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SYDNEY, Feb 25

February 25 2013, 8:49PM

Hutchison Telecommunications (Australia) has widened its full year loss to almost $400 million as nearly half a million customers abandoned its poorly performing joint venture network.

However, the beleaguered telecommunications company expects to improve its performance through this year and into 2014, but did not give any guidance.

Vodafone in Australia is a 50/50 joint venture between Hutchison Telecoms and Vodafone Group of the UK, and has been plagued by customer complaints about poor service and reliability.

During the year Vodafone's customer base declined by 443,000 to 6.6 million, leading to a fall in customer revenue by 16.8 per cent to $1.7 billion.

Earnings before interest, tax and depreciation decreased 43.3 per cent to $177.3 million.

Hutchison Australia chairman Canning Fok said Vodafone was implementing a turnaround plan with the full support of its shareholders.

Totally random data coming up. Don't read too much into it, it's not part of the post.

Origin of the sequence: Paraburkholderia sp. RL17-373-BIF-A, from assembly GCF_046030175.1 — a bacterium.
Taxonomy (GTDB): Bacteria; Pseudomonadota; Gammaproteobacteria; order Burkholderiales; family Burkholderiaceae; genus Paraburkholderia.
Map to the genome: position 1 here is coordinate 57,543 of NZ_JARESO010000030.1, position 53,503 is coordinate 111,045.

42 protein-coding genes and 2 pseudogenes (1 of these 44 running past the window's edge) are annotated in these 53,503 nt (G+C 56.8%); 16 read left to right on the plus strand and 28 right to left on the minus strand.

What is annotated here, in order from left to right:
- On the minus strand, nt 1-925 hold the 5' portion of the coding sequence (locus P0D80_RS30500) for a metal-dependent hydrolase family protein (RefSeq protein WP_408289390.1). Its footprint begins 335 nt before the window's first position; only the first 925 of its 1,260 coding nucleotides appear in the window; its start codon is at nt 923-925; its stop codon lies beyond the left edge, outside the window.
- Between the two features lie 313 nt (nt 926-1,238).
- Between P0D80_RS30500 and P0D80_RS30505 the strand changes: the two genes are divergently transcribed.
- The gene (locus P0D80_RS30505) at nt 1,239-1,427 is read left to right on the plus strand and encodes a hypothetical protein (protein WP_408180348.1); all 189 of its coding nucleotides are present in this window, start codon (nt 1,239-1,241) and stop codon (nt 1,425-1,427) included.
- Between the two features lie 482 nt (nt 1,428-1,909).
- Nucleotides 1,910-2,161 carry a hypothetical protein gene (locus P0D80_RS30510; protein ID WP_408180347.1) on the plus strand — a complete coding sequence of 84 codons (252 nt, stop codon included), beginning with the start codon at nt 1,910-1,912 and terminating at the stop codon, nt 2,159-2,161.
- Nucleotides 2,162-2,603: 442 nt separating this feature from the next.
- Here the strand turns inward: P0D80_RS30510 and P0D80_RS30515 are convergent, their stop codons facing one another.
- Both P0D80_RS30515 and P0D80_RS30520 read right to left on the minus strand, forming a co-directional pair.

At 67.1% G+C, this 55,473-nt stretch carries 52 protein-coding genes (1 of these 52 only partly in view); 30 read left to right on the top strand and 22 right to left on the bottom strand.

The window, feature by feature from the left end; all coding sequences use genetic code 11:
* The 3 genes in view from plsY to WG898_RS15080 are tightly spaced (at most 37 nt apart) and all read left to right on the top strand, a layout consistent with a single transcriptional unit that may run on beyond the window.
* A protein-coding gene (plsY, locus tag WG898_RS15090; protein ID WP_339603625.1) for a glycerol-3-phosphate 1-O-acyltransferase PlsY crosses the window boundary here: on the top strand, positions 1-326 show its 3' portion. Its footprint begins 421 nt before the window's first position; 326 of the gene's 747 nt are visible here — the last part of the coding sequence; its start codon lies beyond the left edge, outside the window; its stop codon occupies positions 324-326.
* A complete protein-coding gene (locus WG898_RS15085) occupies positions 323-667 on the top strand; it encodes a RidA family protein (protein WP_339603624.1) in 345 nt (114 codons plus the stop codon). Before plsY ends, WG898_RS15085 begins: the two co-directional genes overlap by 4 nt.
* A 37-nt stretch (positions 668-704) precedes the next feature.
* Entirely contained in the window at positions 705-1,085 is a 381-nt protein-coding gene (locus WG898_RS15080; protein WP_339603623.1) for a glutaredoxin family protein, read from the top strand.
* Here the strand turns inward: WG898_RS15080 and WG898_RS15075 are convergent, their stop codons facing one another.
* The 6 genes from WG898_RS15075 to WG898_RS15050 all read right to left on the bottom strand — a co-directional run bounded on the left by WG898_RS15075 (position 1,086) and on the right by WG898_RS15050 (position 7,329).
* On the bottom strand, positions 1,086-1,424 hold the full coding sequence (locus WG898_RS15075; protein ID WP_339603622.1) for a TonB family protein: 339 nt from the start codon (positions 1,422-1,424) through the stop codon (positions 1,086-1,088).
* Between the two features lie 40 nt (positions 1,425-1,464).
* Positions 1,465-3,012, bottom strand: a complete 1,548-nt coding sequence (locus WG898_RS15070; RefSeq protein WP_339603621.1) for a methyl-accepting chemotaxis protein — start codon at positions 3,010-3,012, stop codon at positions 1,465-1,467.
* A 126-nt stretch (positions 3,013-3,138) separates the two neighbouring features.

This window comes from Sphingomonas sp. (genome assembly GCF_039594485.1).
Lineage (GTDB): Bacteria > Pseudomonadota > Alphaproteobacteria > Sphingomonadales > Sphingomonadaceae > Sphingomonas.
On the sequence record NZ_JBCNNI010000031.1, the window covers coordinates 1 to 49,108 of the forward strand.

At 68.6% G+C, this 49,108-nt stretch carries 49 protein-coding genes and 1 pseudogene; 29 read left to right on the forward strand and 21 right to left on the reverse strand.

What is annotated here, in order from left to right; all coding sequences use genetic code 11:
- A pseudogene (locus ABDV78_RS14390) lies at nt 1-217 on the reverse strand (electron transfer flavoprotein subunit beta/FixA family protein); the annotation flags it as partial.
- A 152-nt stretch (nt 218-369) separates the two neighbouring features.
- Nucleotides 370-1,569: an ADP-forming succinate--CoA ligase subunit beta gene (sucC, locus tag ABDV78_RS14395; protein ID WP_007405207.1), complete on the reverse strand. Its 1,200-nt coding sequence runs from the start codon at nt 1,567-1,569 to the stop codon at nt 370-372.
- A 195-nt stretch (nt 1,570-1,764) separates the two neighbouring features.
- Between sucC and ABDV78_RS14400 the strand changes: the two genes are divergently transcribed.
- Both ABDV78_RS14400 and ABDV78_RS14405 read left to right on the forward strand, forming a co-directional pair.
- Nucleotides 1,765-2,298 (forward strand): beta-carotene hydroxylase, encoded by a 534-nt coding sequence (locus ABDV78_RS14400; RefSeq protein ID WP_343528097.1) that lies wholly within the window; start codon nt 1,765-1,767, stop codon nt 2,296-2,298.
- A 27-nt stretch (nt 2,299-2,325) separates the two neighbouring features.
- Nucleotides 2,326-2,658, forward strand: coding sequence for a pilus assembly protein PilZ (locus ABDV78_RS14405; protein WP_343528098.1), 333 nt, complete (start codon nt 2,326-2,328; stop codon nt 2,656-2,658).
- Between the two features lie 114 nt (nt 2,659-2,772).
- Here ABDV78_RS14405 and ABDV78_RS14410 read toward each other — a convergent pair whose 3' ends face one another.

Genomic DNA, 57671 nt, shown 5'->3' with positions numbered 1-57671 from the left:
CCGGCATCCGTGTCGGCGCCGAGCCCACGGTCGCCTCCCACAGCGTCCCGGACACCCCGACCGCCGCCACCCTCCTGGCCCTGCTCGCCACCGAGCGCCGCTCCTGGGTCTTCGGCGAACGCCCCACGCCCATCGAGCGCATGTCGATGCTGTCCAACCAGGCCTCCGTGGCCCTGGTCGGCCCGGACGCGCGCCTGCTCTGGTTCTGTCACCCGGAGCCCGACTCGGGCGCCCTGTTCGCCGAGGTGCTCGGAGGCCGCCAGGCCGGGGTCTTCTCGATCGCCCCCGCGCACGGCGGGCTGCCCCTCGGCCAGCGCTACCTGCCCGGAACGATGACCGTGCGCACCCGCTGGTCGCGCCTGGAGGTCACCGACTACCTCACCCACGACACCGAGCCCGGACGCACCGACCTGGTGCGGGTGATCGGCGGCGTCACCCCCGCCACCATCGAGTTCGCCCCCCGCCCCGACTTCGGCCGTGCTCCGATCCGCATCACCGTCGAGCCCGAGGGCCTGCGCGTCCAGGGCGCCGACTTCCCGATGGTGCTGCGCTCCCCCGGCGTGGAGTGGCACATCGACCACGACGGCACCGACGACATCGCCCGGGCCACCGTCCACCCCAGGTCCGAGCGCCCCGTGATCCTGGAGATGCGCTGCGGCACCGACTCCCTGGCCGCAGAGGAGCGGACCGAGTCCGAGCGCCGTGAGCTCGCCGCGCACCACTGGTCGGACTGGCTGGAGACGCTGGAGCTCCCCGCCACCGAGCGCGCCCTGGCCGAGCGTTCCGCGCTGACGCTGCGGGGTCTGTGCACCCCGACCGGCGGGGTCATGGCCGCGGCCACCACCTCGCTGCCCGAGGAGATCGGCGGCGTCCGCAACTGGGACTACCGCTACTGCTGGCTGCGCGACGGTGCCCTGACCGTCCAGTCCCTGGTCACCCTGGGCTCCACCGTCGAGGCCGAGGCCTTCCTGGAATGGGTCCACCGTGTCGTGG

He said in a statement that the network had made "meaningful inroads" in stabilising customer numbers and financial performance.

"Although continuing losses are anticipated in 2013, HTAL (Hutchison Telecommunications Australia Ltd) expects improvements in VHA's (Vodafone) performance through the year and into 2014," he said.

Hutchison Telecommunications on Monday reported a $393.5 million loss for calendar 2012 compared with a loss of $167.7 million in the previous year.

In the statement released after the close of share marketing trading, the company said its share of its joint venture in Vodafone Hutchison Australia (Vodafone) was a net loss for 2012 of $408.8 million. This compared with a net loss of $175.4 million in 2011.

Law firm Piper Alderman on Monday announced plans to proceed with the class action against Vodafone but did not reveal further details.

Piper Alderman lawyers will outline details of the legal action at a media conference in Sydney on Tuesday morning.

The legal move comes more than a year after Vodafone said it was working hard to improve its service.

This followed a damning report that outlined more than 12,000 complaints ranging from patchy network coverage to poor customer service.